APRIL 2005 - NOW AVAILABLE FROM COLLECTOR'S CHOICE MUSIC ON CD HERE
Last Updated 21st April 2005
ADVERTISING PUBLICITY FROM 2005 CD RELEASE
That is quite likely to be your exclamation when you hear how good this record is! The Holy Mackerel was a loosely shifting organization (early Jefferson Airplane bassist Bob Harvey and Buffalo Springfield drummer Dewey Martin were among its members) at whose center was Paul Williams’ songwriting, which travelled in pop, country and psychedelic directions with the help of future platinum producer Richard Perry.
The result is a record that should have sold a lot more copies than it did; the band broke up right after its release and Reprise didn’t promote it, but be sure to catch it this time around. Includes "The Secret of Pleasure," "Scorpio Red," "Wildflowers," "The Somewhere in Arizona at 4:30 A.M. Restaurant Song (and Now I Am Alone)," "Prinderella," "Bitter Honey," "Nothin’ Short of Misery," "The Golden Ghost of Love," "The Wild Side of Life," "10,000 Men," and "1984." From 1968.
NOTES FROM THE 2005 CD RELEASE
“I was an out-of-work actor who started writing songs for his own amusement.”
-Paul Williams, 2005
Paul Williams is rightly considered an American treasure; he has co-written some of the most well-known, well-loved, and commercially successful pop songs of the last century. Yet only a few years before he co-wrote his first big hit, “We’ve Only Just Begun,” Paul was a struggling singer, songwriter and actor. He had played bit parts in a few intriguing but low box-office films, and was one of hundreds turned down for a lead role in The Monkees. After Paul spent a less than lucrative three-month stint as a writer and artist for the L.A-based White Whale Records, the label’s president, Lee Lasseff, showed him the door, telling the crestfallen Williams, “We don’t think you have a future in the music business; we’re letting you go.” Paul reflects nearly forty years later, “I remember going home devastated...’What am I gonna do?’ I thought I was a songwriter".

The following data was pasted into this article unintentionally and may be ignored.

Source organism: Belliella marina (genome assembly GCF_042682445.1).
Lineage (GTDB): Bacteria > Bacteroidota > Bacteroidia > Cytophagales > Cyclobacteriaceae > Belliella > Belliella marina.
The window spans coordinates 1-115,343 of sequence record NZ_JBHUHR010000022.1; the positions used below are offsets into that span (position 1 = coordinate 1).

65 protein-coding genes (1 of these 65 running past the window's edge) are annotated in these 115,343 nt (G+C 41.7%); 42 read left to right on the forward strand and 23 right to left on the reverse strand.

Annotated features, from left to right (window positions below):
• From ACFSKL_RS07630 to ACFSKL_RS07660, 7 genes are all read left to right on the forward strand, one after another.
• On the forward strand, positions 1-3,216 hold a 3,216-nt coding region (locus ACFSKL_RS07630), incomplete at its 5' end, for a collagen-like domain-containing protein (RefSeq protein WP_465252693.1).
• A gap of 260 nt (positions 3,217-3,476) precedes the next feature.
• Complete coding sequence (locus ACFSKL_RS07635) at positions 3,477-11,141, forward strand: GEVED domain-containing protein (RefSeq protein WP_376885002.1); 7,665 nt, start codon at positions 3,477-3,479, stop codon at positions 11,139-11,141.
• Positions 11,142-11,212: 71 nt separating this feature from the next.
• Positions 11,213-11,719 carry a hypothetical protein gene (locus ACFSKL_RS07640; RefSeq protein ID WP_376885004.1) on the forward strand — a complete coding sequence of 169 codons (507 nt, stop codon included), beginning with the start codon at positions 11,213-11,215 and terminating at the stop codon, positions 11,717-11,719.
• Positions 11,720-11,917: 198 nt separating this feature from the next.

“I’ve always found that ‘no’ was a gift, if I didn’t get something I wanted,” muses Paul Hamilton Williams II today. And in 1967, hearing “no” from White Whale made Paul available to hear “yes” from future platinum record producer Richard Perry.
Perry had produced Tiny Tim’s 1968 Reprise LP God Bless Tiny Tim, which contained the Billboard Number 17 pop hit, “Tip-Toe Thru’ the Tulips With Me.” The flip side of that 45 was “Fill Your Heart,” a song Paul co-wrote with offbeat songwriter Biff Rose. After working on this song, Perry saw talent worth mining in the then-unknown Williams, and made Paul the offer of a lifetime. Says Paul: “Richard decided that he wanted to cut an album with me. And I was offered a contract at Reprise. The idea of going in and recording an album was... there was no way in the world that I was gonna do that alone.”
Armed with a batch of songs, Paul decided to put together a band with whom to record them. He recruited his brother, Mentor, on rhythm guitar, ex-Jefferson Airplane bassist Bob Harvey, guitarist George Hiller, flautist Cynthia Fitzpatrick, and ex-Turtle drummer Don Murray. With Paul handling lead vocals, this group of musicians became the Holy Mackerel.